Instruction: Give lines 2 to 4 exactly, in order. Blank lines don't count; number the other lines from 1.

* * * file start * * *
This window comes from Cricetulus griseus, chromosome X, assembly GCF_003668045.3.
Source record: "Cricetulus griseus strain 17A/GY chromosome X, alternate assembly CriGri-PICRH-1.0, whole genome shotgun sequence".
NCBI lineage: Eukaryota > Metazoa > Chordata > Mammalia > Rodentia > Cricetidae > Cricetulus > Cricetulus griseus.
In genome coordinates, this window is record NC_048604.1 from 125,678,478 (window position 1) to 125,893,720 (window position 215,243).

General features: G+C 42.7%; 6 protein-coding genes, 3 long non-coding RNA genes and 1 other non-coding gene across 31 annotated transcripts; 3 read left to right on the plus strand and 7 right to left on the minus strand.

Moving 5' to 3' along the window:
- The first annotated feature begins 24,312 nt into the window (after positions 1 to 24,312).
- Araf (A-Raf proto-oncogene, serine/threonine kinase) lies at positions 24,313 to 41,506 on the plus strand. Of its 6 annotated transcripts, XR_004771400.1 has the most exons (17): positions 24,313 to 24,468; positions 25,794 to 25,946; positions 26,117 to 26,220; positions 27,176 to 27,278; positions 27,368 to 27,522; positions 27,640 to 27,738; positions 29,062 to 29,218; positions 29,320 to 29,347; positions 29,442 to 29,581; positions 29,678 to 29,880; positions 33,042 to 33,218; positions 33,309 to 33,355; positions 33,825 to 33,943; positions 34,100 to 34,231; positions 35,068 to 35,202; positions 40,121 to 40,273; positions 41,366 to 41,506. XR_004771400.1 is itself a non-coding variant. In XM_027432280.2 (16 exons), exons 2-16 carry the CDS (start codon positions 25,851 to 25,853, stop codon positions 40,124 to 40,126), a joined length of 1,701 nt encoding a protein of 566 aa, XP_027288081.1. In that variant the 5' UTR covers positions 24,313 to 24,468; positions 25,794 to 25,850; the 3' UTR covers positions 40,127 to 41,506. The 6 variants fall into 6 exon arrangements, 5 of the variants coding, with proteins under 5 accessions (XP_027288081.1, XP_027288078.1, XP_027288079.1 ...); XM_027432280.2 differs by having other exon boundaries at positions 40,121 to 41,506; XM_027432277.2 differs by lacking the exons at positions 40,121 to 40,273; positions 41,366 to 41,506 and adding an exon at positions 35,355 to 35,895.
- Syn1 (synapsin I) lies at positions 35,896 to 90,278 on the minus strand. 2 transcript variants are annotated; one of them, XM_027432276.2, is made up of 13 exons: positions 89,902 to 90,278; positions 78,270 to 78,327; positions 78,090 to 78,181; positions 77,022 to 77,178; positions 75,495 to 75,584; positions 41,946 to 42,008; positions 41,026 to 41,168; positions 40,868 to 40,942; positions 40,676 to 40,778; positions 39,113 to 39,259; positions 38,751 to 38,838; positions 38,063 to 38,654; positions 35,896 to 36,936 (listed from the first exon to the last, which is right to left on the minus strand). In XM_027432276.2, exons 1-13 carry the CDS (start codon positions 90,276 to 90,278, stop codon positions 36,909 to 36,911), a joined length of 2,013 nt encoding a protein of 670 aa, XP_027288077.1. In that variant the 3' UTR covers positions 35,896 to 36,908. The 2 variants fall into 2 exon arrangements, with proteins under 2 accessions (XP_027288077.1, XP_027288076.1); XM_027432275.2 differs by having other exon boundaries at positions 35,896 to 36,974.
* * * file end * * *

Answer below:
Source record: "Cricetulus griseus strain 17A/GY chromosome X, alternate assembly CriGri-PICRH-1.0, whole genome shotgun sequence".
NCBI lineage: Eukaryota > Metazoa > Chordata > Mammalia > Rodentia > Cricetidae > Cricetulus > Cricetulus griseus.
In genome coordinates, this window is record NC_048604.1 from 125,678,478 (window position 1) to 125,893,720 (window position 215,243).